It can be a very interesting and nerve-wracking experience for a kitten to come to your home. Imagine being removed from the settings you were used to and plopped into a new home by a stranger. I'd imagine you'd be rather scared too! The best way to deal with this is to isolate the cat to a rather small, enclosed room. Make sure there are cat food bowls for both water and food in this area. There will also need to be a litter box. Aim to get a box most similar to the one the cat had been using and fill it with litter products he or she is used to. This helps to make your new kitten feel like they're back at home.
A little bit of familiarity in a strange place can really help out. The litter box needs to be as far away as possible from the food and water within this room. Cats do not like to eat near where they bury their waste (understandably). Don't be worried if your cat doesn't eat the first night. It's very likely that they are shaken up and need time to adjust. All you can do is make sure their needs are met and speak calmly and soothingly to them. It doesn't hurt to provide a few cat toys but don't feel dismayed if the kitten doesn't immediately take to them. They're under a lot of stress but the more comfortable they become in the new settings, the more you'll see their true personality come out. If you're planning on bringing a new kitten home, check out "A Ragdoll Kitten Care Guide". While this book talks about the ragdoll breed in the title, it also further discusses tips for all kinds of cats, like how to bring home a kitten into a house that already has cats. This is extremely important for cat owners to know and understand because otherwise, you're going to be dealing with a bunch of angry cats, and that can get messy real quick.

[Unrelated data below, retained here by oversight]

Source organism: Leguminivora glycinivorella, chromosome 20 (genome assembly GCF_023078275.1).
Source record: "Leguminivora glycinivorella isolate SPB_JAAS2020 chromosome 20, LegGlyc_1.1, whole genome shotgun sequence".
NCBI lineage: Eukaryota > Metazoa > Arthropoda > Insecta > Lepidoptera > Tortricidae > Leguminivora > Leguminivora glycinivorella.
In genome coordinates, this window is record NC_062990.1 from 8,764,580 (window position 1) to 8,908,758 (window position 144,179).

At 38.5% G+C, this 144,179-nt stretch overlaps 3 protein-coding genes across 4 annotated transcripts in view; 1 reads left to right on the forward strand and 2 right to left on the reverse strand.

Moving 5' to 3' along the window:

The best way for two cats to become acquainted is through the door, where they can paw at each other underneath. If you simply bring home a new kitten and set it down next to your three-year old tabby, there's a serious chance of fur flying. You don't want your new kitten to get hurt, and you don't want your long-time friend to be upset. Allowing them to play under the door brings the curiosity element into it. We all know how curious cats can be, so getting that side of them up and going can distract them from territorial issues. "A Ragdoll Kitten Care Guide" deals with all of these potential problems so you can prepare yourself beforehand. Without reading up on possible issues, you doom yourself to further problems later on. For example, if your two cats aren't properly introduced, you can be sure that issue isn't just going to resolve itself magically one day. Whether you're bringing home a Ragdoll cat or not, this guide is incredibly helpful, recommending quick fixes and alerting you what to watch out for.